Thursday, July 5, 2012

Open Letter to the John's Hopkins School of Public Health

Saving lives...but penalizing your own students for being ill?
Dear JHSPH Administrators,
  I am a new Masters of Public Health student in the class of 2013. I have a documented disability (systemic lupus) that is covered under the Americans with Disabilities Act (ADA). I have been working with the JHSPH's Office of Disability Support Services, who have been extremely helpful. However, it appears that John's Hopkins policy, which Support Services is not responsible for, is in clear violation of the ADA.


  Under the ADA, institutions are forbidden from "not making reasonable accommodations to the known physical or mental limitations of an otherwise qualified individual with a disability who is an applicant..." However, I have just been told that, in order to park in a garage close to the Bloomberg School of Public Health, I will be required to pay the usual $120 parking fee each month. I have no alternative but to park in this garage, as I am so photosensitive (due to lupus) that walking any distance in the sun to get to my car makes me extremely ill. Moreover, I unable to use public transportation due to the fact that I am extremely immunocompromised due to the immunosuppressant medications I take to stay alive. (I have been explicitly advised against using public transportation by my physician). So, in effect, I am being charged $120/month for having lupus. This does not seem reasonable, as I am a student, and having to pay an extra $1320 over the course of my program at John's Hopkins constitutes an undue financial hardship.


  This situation is clearly both illegal and morally wrong. As the #1 School of Public Health in the world, it seems absurd that your own policies discriminate against disabled students. Instead of encouraging such students to use our experiences as disabled individuals to improve public policy, you are penalizing us for attending your institution. This is unacceptable, and needs to change.


Respectfully yours,
Dr. Sam Hyde, M.S., PhD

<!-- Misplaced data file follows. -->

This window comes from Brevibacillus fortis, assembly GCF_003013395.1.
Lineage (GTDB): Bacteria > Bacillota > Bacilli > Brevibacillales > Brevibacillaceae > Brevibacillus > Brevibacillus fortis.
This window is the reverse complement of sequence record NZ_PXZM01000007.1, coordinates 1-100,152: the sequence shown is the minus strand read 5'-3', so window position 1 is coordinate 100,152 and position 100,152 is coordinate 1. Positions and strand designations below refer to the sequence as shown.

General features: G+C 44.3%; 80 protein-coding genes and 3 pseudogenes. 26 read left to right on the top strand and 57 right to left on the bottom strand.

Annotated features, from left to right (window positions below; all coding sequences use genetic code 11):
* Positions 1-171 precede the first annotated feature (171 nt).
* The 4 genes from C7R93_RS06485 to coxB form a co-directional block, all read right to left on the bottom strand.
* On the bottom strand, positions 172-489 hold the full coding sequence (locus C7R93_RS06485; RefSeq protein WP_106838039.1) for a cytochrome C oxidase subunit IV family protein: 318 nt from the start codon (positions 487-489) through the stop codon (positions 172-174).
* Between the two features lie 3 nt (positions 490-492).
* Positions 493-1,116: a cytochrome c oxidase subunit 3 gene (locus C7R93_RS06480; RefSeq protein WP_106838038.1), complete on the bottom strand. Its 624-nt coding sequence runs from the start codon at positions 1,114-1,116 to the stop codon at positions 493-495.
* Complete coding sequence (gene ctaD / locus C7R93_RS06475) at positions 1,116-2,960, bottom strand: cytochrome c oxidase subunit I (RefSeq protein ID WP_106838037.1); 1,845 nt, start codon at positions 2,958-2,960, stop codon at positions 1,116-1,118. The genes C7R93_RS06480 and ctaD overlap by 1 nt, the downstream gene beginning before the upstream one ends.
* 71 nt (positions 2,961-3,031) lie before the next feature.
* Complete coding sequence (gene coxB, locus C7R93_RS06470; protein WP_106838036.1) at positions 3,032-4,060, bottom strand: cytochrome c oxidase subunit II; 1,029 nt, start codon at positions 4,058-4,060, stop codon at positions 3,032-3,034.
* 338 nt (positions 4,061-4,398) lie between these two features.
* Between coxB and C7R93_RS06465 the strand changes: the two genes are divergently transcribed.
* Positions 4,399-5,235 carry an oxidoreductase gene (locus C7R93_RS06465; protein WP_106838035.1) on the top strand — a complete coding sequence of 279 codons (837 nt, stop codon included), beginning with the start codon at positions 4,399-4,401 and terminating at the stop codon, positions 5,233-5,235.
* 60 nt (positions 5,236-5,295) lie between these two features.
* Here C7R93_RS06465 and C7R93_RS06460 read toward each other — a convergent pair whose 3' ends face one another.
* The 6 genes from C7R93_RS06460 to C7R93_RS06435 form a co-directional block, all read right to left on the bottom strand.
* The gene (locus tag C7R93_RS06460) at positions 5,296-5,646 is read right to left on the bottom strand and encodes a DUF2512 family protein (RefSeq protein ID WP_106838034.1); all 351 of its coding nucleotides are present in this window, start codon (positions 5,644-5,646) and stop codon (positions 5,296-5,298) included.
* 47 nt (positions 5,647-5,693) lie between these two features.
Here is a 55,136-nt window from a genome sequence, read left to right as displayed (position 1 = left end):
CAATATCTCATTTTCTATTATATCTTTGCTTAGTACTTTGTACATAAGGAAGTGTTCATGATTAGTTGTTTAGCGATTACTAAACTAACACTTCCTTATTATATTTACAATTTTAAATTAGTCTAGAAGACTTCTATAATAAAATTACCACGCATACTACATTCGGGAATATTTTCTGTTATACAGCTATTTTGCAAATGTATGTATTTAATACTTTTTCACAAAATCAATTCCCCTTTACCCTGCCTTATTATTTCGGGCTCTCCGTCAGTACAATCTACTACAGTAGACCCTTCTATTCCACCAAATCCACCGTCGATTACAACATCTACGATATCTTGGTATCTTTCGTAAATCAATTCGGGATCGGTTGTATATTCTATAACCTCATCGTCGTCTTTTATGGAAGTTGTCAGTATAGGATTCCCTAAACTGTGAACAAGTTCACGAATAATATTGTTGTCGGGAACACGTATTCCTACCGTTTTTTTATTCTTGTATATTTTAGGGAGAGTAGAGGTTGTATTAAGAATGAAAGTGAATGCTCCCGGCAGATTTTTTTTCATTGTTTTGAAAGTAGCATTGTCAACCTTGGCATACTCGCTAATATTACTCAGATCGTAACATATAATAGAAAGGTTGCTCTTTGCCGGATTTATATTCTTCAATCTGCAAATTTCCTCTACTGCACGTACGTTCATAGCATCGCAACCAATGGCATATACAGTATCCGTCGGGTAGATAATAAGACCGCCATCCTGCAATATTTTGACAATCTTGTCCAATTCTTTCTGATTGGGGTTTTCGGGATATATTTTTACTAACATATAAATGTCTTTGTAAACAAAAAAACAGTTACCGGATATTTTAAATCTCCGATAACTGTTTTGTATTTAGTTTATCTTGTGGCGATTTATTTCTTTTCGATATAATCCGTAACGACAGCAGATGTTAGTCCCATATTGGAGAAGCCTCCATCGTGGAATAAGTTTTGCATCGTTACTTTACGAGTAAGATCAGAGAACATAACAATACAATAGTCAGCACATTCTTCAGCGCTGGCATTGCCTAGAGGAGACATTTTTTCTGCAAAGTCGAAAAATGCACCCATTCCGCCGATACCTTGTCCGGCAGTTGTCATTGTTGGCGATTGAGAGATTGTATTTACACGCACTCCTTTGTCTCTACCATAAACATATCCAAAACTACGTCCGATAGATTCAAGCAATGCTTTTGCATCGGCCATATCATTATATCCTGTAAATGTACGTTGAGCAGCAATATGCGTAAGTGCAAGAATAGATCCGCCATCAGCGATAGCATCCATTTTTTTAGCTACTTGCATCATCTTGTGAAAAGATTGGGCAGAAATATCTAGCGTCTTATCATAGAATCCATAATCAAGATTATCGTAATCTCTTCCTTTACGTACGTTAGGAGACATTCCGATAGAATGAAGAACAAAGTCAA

7 comments:

  1. I hope this matter is resolved quickly. It is totally illegal what they are doing. I am an online student with University of Phoenix and was recently hospitalized due to bronchitis as a result of being immnocompromised due to SLE. When I contacted my teachers about it, I was told by one teacher that because I was able to get online via my laptop and the hospital's network that I would not get any extensions for any assignments.

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  2. Sam, good luck with this. I find most universities are not sensitive to the challenges that so many face. I, for one, have a "handicap" parking placard at the University of Vermont Given lot. (I'm sure you are familiar with what I am talking about.) The university is abiding by the rules that were established in 1983. Often, there is no handicap parking available to me as all the spaces are taken. I've complained and complained to no avail as they have the required # handicap spaces for the total number of spaces. Even their swimming pool does not have hand rails to pull oneself out of the pool which means I am unable to use it.

    An insitution as well-known as John Hopkins surely should be more sensitive to your needs. Sam, I think there is a law against charging for handicap parking. I'll see if I can find it and let you know.

    Joan (your mom's friend :>) )

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    1. I work at a University and disabled parking permits are more expensive. For me it isn't a big issue because the parking lot I use (which I pay for) is close enough to the building I work in. But I agree it is not right to charge more money for disabled parking permit. I haven't heard of any complaints though.

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    1. In answer your to your original question, I don't mind being quoted as long as it is clear that you are quoting from me, and there is a link to my original post.

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  4. You are not asking them to change their buildings. You are not asking them to knock down stone walls to widen doorways or build ramps to awkward buildings. You are just asking for handicapped parking to exist where you need it. The parking already exists, they just want to charge you for it or give it to someone else who can pay more. Your letter was, if anything, too nice. Keep us posted. I'm trying to think if any of the lawyers I know happen to know do ADA.

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